Infant temperament and childhood psychiatric disorder: longitudinal study

K Sayal, J Heron, Barbara Maughan, R Rowe, P Ramchandani

Research output: Contribution to journalArticle (Academic Journal)peer-review

39 Citations (Scopus)

Abstract

BACKGROUND: Temperamental characteristics emerge early in life and can shape children's development, adjustment and behaviour. We aimed to investigate the association between early infant temperament and later childhood psychiatric disorder in a community sample.

METHODS: This prospective, population-based study used data from the Avon Longitudinal Study of Parents and Children (ALSPAC). In a sample of 7318 children, we investigated whether temperamental characteristics assessed at the ages of 6 months and 24 months are associated with an independent diagnosis of psychiatric disorder ascertained at age 7 years.

RESULTS: After adjusting for confounders, temperamental characteristics assessed at 6 and 24 months of age were associated with psychiatric disorder at age 7 years. In particular, intensity of emotional reaction at age 6 months was associated with later disorder (adjusted odds ratio = 1.56; 95% confidence interval 1.19, 2.04; P = 0.002). These associations were stronger in girls and in those children with high levels of intensity at both 6 and 24 months of age.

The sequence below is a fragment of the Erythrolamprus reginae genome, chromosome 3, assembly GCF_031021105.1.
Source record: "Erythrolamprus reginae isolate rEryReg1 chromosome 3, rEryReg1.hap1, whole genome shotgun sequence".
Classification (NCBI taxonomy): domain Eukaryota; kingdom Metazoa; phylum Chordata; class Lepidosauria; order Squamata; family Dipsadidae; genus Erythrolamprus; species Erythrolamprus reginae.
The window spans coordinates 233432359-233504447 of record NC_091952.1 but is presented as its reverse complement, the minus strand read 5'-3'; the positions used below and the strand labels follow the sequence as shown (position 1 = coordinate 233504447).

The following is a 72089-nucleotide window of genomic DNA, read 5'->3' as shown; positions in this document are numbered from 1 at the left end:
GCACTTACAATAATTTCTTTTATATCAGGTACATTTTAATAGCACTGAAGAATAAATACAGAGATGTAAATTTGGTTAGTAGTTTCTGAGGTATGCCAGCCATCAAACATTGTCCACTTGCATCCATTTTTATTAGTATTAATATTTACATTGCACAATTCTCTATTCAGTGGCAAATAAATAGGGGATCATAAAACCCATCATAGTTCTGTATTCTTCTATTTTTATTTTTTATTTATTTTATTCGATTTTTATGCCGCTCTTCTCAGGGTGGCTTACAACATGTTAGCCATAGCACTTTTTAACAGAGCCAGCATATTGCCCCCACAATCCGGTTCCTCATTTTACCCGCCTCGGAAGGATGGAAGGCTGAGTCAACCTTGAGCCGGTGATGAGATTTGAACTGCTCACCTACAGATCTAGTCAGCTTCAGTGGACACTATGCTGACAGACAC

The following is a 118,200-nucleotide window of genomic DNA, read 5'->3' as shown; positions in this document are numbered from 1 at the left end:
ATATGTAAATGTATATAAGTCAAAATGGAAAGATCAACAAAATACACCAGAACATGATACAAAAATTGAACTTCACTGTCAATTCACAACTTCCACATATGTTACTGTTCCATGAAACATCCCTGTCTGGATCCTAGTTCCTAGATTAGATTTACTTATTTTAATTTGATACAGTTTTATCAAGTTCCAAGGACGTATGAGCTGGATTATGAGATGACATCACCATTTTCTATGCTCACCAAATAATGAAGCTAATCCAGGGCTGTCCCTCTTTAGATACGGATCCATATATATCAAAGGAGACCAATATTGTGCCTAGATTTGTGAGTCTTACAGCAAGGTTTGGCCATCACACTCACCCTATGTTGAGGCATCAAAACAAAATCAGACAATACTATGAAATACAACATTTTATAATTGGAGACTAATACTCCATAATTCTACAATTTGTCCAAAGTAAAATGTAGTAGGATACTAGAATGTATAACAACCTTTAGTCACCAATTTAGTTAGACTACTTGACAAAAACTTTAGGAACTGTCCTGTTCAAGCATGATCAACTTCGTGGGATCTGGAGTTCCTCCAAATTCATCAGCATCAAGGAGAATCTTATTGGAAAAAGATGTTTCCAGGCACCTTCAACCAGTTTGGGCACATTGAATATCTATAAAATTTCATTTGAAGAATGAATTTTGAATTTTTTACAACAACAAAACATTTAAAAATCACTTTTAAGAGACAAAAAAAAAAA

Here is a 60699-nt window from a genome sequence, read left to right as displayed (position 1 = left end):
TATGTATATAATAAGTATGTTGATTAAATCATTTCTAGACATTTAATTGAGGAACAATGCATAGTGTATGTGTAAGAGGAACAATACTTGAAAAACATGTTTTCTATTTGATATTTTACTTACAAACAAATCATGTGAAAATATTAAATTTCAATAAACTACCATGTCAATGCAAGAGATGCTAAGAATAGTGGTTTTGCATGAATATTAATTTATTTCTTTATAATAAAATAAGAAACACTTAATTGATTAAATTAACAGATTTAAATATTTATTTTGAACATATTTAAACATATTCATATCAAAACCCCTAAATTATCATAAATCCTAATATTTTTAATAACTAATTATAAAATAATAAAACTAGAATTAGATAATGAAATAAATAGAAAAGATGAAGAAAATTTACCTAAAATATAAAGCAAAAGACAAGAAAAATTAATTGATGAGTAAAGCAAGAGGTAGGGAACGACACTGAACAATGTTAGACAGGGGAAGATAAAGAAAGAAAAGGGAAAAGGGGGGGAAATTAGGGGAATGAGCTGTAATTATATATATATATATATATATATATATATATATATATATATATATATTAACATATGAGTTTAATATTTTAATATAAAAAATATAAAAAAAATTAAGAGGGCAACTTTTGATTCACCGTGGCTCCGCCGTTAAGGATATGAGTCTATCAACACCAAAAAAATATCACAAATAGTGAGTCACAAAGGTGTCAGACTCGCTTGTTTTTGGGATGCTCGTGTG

CONCLUSIONS: Temperamental characteristics involving high levels of emotional intensity within the first year of life are longitudinally associated with psychiatric disorder in mid-childhood, suggesting that the roots of psychiatric disorder may, in some cases, lie very early in life.

Original languageEnglish
Pages (from-to)292-7
Number of pages6
JournalChild: Care, Health and Development
Volume40
Issue number2
DOIs
Publication statusPublished - Mar 2014

Keywords

  • Affective Symptoms
  • Child
  • Child Behavior
  • Child Development
  • Child, Preschool
  • Early Intervention (Education)
  • Female
  • Humans
  • Infant
  • Longitudinal Studies
  • Male
  • Mental Disorders
  • Mood Disorders
  • Odds Ratio
  • Prospective Studies
  • Risk Assessment
  • Risk Factors
  • Temperament

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